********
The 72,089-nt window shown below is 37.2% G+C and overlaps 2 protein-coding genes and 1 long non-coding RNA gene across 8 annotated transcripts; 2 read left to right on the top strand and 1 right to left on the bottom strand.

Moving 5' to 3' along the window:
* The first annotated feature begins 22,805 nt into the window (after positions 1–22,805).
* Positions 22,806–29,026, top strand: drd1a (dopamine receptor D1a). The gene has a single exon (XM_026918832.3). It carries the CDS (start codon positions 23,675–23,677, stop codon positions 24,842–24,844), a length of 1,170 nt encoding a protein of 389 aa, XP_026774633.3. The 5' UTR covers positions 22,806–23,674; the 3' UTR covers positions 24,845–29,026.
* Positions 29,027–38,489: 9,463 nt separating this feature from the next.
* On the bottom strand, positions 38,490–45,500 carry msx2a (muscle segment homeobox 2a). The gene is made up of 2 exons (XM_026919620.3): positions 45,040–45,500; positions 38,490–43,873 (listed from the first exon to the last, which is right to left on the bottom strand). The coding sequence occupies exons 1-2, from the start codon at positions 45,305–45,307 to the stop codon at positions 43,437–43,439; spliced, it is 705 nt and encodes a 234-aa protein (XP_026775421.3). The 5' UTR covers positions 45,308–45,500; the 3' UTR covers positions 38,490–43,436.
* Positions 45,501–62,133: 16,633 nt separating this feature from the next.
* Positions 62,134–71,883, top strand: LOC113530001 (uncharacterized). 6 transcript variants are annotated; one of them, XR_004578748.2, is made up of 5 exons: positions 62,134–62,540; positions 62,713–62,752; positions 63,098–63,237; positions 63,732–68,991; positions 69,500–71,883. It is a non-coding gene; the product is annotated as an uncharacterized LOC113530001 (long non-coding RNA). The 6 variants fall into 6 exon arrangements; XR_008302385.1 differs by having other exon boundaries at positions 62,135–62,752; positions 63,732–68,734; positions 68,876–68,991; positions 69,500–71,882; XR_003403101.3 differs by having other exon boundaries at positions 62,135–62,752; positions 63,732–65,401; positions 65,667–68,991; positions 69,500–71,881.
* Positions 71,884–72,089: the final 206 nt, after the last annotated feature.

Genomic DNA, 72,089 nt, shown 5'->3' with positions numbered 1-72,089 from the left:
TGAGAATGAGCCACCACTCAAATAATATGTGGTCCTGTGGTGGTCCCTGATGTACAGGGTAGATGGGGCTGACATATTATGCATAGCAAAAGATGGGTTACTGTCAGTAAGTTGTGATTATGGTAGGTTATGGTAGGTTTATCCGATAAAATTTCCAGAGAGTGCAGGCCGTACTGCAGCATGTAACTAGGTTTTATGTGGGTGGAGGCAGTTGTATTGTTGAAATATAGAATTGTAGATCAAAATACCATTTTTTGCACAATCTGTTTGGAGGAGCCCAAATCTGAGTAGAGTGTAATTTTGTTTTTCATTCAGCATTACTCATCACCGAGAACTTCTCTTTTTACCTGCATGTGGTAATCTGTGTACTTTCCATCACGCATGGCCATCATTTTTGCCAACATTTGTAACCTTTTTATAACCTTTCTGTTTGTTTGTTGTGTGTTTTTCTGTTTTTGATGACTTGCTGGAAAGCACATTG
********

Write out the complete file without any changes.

The 72,089-nt window shown below is 37.2% G+C and overlaps 2 protein-coding genes and 1 long non-coding RNA gene across 8 annotated transcripts; 2 read left to right on the top strand and 1 right to left on the bottom strand.

Moving 5' to 3' along the window:
* The first annotated feature begins 22,805 nt into the window (after positions 1–22,805).
* Positions 22,806–29,026, top strand: drd1a (dopamine receptor D1a). The gene has a single exon (XM_026918832.3). It carries the CDS (start codon positions 23,675–23,677, stop codon positions 24,842–24,844), a length of 1,170 nt encoding a protein of 389 aa, XP_026774633.3. The 5' UTR covers positions 22,806–23,674; the 3' UTR covers positions 24,845–29,026.
* Positions 29,027–38,489: 9,463 nt separating this feature from the next.
* On the bottom strand, positions 38,490–45,500 carry msx2a (muscle segment homeobox 2a). The gene is made up of 2 exons (XM_026919620.3): positions 45,040–45,500; positions 38,490–43,873 (listed from the first exon to the last, which is right to left on the bottom strand). The coding sequence occupies exons 1-2, from the start codon at positions 45,305–45,307 to the stop codon at positions 43,437–43,439; spliced, it is 705 nt and encodes a 234-aa protein (XP_026775421.3). The 5' UTR covers positions 45,308–45,500; the 3' UTR covers positions 38,490–43,436.
* Positions 45,501–62,133: 16,633 nt separating this feature from the next.
* Positions 62,134–71,883, top strand: LOC113530001 (uncharacterized). 6 transcript variants are annotated; one of them, XR_004578748.2, is made up of 5 exons: positions 62,134–62,540; positions 62,713–62,752; positions 63,098–63,237; positions 63,732–68,991; positions 69,500–71,883. It is a non-coding gene; the product is annotated as an uncharacterized LOC113530001 (long non-coding RNA). The 6 variants fall into 6 exon arrangements; XR_008302385.1 differs by having other exon boundaries at positions 62,135–62,752; positions 63,732–68,734; positions 68,876–68,991; positions 69,500–71,882; XR_003403101.3 differs by having other exon boundaries at positions 62,135–62,752; positions 63,732–65,401; positions 65,667–68,991; positions 69,500–71,881.
* Positions 71,884–72,089: the final 206 nt, after the last annotated feature.

Genomic DNA, 72,089 nt, shown 5'->3' with positions numbered 1-72,089 from the left:
TGAGAATGAGCCACCACTCAAATAATATGTGGTCCTGTGGTGGTCCCTGATGTACAGGGTAGATGGGGCTGACATATTATGCATAGCAAAAGATGGGTTACTGTCAGTAAGTTGTGATTATGGTAGGTTATGGTAGGTTTATCCGATAAAATTTCCAGAGAGTGCAGGCCGTACTGCAGCATGTAACTAGGTTTTATGTGGGTGGAGGCAGTTGTATTGTTGAAATATAGAATTGTAGATCAAAATACCATTTTTTGCACAATCTGTTTGGAGGAGCCCAAATCTGAGTAGAGTGTAATTTTGTTTTTCATTCAGCATTACTCATCACCGAGAACTTCTCTTTTTACCTGCATGTGGTAATCTGTGTACTTTCCATCACGCATGGCCATCATTTTTGCCAACATTTGTAACCTTTTTATAACCTTTCTGTTTGTTTGTTGTGTGTTTTTCTGTTTTTGATGACTTGCTGGAAAGCACATTG